SINGAPORE – High-grade iron-ore may spike to $100 a metric ton as China intensifies a clampdown on pollution by restraining industrial activity, adding further momentum to a trend that’s reshaped the global market in recent years and driven buyers in Asia’s top economy to seek out better-quality material.
After sinking in March, top-quality ore with 65% iron content gained every month, hitting $91/t on Friday, and keeping it in positive territory this year even as global trade frictions mounted, according to Mysteel.com.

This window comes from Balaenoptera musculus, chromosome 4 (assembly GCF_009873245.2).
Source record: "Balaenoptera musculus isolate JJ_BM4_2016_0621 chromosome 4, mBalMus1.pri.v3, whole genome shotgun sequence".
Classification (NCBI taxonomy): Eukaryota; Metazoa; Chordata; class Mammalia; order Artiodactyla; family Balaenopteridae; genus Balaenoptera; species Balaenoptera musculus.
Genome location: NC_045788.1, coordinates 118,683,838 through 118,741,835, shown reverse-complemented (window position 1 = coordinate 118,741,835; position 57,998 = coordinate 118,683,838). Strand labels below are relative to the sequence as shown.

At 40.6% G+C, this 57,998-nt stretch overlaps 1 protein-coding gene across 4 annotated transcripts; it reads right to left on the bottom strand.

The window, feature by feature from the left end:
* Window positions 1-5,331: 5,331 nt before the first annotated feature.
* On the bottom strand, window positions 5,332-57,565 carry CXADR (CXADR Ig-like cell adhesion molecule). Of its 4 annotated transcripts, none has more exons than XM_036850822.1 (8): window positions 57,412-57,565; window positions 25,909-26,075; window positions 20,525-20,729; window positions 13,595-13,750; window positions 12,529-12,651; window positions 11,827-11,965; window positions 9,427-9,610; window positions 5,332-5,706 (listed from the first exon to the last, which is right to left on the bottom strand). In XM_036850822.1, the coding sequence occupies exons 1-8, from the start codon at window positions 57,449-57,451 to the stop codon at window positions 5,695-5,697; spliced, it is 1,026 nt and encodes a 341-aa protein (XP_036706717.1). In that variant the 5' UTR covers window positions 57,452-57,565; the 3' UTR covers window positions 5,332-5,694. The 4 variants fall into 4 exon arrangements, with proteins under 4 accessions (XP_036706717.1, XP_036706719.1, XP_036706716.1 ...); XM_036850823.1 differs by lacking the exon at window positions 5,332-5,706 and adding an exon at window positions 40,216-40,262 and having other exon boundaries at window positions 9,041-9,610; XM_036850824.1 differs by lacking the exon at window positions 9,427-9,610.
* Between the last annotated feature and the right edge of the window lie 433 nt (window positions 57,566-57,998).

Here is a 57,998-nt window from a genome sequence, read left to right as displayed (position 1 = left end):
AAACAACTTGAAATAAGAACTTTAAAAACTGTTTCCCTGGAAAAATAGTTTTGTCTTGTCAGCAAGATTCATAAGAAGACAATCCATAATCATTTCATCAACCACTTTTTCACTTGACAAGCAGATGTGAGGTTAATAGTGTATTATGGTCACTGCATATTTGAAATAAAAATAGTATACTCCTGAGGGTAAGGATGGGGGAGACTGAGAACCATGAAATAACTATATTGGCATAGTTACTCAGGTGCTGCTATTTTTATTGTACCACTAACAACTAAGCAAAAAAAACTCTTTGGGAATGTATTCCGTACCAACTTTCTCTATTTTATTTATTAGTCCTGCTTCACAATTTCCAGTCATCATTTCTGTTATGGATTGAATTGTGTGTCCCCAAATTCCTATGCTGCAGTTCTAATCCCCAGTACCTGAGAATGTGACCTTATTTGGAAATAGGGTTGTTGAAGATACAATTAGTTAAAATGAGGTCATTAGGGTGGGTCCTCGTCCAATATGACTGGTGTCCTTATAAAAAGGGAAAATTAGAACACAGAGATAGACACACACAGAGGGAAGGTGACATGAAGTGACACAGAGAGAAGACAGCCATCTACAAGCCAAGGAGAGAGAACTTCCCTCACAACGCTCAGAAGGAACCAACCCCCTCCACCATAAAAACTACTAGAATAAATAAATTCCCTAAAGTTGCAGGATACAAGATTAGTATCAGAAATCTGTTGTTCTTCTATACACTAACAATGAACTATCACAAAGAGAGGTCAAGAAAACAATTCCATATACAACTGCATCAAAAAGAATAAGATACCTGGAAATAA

In contrast, benchmark 62% ore has flat-lined in the $60s, and is down 14%. The divergence has exploded the gap between the two.
“Short-term spikes to this level are entirely possible in response to Chinese production and policy announcements,” said Paul Gray, VP for iron-ore markets at Wood Mackenzie, referring to the $100 mark for top-grade prices. While WoodMac’s view is that high-quality ore won’t trade in three figures on a sustainable basis, spreads are expected to remain wide.
In a market characterized by extraordinary quantity – global iron-ore shipments top 1.6-billion tons a year – the sustained push for quality among buyers stands to benefit top miners Rio Tinto and BHP Billiton in Australia, as well as Brazil’s Vale as it brings on new high-grade deposits.
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